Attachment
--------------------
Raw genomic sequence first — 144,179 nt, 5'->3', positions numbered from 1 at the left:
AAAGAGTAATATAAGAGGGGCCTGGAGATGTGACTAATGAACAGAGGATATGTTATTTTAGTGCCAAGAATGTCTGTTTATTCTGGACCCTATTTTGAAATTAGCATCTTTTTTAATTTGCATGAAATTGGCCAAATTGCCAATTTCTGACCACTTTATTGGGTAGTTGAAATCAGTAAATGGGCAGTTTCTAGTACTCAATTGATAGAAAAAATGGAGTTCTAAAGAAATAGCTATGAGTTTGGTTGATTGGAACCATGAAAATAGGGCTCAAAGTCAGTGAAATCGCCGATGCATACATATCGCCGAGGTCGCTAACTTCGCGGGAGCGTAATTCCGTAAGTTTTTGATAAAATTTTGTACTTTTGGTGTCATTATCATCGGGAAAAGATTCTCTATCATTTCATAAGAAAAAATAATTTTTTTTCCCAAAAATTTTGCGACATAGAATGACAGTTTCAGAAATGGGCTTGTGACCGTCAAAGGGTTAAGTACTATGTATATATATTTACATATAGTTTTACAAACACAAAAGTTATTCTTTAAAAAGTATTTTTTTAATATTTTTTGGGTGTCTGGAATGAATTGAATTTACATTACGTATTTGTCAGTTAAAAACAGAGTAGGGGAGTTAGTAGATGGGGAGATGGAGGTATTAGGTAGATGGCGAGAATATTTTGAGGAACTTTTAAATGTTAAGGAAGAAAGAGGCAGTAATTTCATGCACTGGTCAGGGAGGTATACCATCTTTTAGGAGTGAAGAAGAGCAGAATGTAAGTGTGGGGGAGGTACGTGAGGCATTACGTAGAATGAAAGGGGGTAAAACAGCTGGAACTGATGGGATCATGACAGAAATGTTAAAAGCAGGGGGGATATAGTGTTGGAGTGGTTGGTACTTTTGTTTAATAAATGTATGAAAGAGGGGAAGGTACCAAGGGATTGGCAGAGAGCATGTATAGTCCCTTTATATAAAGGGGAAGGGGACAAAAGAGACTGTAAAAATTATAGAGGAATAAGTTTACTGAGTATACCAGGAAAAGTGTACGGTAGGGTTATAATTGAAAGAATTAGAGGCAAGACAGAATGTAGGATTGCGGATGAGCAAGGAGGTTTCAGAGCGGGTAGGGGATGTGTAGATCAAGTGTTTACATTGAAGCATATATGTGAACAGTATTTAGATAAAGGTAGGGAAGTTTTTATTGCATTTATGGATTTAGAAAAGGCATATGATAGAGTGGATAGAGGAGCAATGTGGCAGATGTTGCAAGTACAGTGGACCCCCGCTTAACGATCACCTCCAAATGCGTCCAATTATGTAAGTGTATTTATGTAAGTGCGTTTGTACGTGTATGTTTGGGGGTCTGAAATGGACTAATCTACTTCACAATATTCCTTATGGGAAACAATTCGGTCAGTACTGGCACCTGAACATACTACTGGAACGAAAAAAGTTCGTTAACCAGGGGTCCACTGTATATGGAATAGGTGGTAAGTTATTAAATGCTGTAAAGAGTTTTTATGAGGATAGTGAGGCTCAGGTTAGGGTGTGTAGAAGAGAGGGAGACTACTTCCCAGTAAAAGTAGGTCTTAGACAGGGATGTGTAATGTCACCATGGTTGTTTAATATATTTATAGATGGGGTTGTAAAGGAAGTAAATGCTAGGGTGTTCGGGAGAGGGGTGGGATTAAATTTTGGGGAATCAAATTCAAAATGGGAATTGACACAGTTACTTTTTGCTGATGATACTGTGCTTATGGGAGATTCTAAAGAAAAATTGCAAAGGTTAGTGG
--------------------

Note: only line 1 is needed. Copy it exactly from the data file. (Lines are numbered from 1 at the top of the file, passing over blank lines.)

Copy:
Raw genomic sequence first — 144,179 nt, 5'->3', positions numbered from 1 at the left: